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Geostationary satellite compact trio

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#1 EJN



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Posted 21 June 2012 - 11:53 PM

I chanced upon a very compact group of 3 geostationary satellites
last night while observing Saturn in an 8" f/5 dob at 143x. Saturn
passed directly by the group, I noticed 2 "stars" which did not
move. When Saturn passed out of the field, I noticed a 3rd, fainter
one. I would estimate the 2 brighter ones at mag. 11, and the fainter
at mag. 12, they easily fit in the 1/3 degree field of view of the
eyepiece I was using. Watching stars drift through the field while
they remained motionless was almost...hypnotic.

Using Cal Sky, I identified them as XM-1, XM-2, & XM-4, of SiriusXM

As the night progressed, they slowly changed orientation with respect
to each other, doing a little "dance."

I was able to find them again tonight by setting up the scope in the
exact same spot, and using the TV antenna on the building I live in
as a reference point. At 10:16 pm, Saturn passed through the field
of view, exactly 4 minutes earlier than last night. They are repeating
the exact same "dance" as last night.

From my location, they are at alt. 34 degrees, azimuth 217 degrees.

#2 PaulZPA


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Posted 22 June 2012 - 12:23 PM

Interesting! I'll have to take a look for them.

#3 BSJ



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Posted 06 July 2012 - 10:44 AM

I saw them too! Only it was last night, 7-6-12 at 2230. AZ 228° 31' Alt +26° 01'

It's the first geostationary satellites I've seen. Was doing the same thing, observing Saturn. I had looked away from the eye piece for a moment. When I looked again I saw a moon moving. I literally thought to myself. "That's not a moon. It's a space sta… Satellite!" Que Star Wars memories. :roflmao:

I also noticed the two brighter ones first, and then the dimmer one. It was really quite eerie watching them with my Dob. Kept wanting to push on it to keep them in view, but didn’t need too. They stayed centered as everything else drifted by.

#4 Scott in NC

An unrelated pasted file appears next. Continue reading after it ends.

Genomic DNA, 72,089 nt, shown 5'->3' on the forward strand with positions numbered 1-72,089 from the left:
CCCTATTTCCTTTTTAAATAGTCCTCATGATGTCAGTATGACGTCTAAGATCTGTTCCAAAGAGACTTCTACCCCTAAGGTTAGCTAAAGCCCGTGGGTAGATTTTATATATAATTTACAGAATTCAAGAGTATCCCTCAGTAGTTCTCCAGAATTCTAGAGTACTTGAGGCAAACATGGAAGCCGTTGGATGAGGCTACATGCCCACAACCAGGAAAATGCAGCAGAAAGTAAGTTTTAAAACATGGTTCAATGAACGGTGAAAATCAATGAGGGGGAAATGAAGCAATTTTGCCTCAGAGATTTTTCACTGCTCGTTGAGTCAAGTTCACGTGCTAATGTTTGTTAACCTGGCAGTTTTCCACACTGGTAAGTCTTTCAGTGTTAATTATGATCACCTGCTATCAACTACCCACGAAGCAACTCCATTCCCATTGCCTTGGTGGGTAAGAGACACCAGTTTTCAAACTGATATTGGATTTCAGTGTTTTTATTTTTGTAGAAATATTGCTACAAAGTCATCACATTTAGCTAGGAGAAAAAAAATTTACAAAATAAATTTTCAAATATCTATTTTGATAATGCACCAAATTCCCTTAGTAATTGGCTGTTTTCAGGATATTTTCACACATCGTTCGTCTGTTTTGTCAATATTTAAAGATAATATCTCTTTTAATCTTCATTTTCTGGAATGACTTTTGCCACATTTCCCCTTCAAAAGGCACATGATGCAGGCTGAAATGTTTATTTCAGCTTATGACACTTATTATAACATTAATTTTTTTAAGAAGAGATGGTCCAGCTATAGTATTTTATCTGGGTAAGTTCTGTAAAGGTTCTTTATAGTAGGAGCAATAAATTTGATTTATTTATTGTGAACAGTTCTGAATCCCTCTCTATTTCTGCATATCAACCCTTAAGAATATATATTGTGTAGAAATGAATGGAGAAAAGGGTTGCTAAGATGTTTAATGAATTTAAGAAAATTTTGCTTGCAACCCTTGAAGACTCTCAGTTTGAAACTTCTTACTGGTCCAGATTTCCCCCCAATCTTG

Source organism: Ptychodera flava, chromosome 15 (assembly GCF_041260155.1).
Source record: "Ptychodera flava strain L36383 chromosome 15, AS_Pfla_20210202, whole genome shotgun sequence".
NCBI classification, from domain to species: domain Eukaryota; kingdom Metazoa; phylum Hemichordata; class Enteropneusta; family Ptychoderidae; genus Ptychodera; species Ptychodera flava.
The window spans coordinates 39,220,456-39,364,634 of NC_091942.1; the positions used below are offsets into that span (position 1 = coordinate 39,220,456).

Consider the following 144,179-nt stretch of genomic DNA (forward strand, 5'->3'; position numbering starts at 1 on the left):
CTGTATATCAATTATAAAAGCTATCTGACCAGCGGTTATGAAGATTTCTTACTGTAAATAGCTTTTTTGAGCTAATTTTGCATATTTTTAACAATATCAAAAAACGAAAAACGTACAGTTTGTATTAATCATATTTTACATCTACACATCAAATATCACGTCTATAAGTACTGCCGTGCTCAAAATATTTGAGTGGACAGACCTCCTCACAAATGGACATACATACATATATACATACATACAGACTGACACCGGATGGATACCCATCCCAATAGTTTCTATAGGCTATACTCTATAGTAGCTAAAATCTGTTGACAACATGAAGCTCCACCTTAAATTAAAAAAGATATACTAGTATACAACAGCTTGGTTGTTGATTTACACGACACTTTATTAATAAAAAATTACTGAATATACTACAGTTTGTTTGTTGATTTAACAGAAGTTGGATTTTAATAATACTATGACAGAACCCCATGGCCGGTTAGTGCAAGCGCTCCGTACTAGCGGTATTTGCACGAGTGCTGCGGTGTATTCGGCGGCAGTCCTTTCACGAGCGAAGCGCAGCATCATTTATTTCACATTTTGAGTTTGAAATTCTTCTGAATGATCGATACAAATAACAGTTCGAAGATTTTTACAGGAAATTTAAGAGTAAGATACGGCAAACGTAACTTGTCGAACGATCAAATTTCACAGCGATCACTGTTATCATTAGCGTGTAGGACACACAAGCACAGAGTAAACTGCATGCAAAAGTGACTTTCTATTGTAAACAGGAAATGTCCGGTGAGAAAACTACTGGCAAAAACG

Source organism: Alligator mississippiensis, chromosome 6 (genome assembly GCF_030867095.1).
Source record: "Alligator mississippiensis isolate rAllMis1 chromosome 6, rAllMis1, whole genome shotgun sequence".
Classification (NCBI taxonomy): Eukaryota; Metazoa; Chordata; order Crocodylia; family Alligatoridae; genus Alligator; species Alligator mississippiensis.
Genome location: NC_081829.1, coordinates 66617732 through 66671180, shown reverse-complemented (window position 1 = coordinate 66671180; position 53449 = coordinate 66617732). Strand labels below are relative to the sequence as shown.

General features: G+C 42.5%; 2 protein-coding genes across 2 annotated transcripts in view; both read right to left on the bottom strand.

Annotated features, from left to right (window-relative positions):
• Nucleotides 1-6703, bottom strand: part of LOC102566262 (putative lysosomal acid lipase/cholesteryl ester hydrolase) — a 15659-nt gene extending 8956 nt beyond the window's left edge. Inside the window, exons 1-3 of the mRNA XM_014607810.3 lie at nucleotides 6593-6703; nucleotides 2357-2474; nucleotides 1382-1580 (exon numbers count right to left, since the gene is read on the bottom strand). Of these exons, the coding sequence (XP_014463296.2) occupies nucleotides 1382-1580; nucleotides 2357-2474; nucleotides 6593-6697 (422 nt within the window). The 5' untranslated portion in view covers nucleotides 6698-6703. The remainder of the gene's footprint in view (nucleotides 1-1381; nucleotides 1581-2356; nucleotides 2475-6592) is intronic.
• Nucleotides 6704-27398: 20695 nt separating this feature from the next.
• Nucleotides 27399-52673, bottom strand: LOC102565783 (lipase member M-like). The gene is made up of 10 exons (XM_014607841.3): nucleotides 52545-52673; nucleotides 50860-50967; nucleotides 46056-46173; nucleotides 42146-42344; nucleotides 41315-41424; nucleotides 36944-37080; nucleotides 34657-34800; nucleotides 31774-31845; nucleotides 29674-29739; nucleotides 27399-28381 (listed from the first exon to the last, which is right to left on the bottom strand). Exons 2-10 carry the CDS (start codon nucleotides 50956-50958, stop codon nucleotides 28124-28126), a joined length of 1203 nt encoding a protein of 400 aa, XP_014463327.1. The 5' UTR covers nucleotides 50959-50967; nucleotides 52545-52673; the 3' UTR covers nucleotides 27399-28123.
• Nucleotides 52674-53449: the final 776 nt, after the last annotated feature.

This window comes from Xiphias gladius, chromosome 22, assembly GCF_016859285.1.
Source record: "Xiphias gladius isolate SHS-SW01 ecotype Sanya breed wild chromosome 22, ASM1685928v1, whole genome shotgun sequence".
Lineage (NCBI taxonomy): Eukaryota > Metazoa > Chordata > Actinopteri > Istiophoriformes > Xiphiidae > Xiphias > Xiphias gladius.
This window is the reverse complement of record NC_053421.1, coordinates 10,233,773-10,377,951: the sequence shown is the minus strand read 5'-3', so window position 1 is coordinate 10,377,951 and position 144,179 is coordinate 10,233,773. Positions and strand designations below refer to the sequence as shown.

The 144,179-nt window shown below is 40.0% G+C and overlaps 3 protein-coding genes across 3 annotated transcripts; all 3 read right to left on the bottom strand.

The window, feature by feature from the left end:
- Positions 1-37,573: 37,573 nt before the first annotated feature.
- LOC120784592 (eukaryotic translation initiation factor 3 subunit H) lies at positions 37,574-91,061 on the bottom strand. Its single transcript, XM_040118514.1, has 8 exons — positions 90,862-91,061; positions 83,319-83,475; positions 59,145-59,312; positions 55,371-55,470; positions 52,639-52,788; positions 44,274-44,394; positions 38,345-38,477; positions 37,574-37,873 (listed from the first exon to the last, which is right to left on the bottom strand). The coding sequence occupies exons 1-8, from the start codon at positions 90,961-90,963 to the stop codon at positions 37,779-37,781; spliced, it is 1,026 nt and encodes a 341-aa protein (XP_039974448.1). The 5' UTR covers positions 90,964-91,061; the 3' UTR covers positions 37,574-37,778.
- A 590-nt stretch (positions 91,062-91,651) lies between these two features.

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Posted 07 July 2012 - 04:28 PM

Very cool! I've never seen any of these before (or at least if I have, I didn't realize what I was looking at).

#5 nytecam


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Posted 10 July 2012 - 05:19 PM

Fair easy to pick-up with a static camera on a tripod and exposure of a few minutes at most - geosats as points of light whilst stars trail :grin:

#6 b1gred



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Posted 15 July 2012 - 11:38 PM

Those 3 birds are in the same "box" in the geosync band. WildBlue/Viasat do that also, as do several other satellite operators. It takes some good coordination and accurate "flying" of the birds, but it's an efficiency operators love. The "box" is actually 3-dimensional about 600 miles E/W x 800 miles N/S by about 100 miles deep. The 2 in WildBlue's box do a little "figure-8" within the box daily.

It's pretty easy to find geosync satellites. Find out the elevation of the geosync band from your location, use the az/el function of your mount, but turn tracking off. Set the elevation for the band, then watch for a while, you'll start seeing "stars" that don't move with other that do behind them. The ones that don't move are the geosync birds, the ones moving are stars. There are a couple of web-sites that will give you the az/el for pretty much any geosync satellite based on your location.

#7 ido


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Posted 20 July 2012 - 04:45 AM

See link for a geo-sat movie


#8 ssandusky



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Posted 23 July 2012 - 09:13 PM

I would love to show these to my kids, what's the best way to find the XM satellites and other geostationary satellites like them?


#9 Starhawk


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Posted 21 October 2012 - 04:34 PM

Interesting indeed. Good work correlating them!


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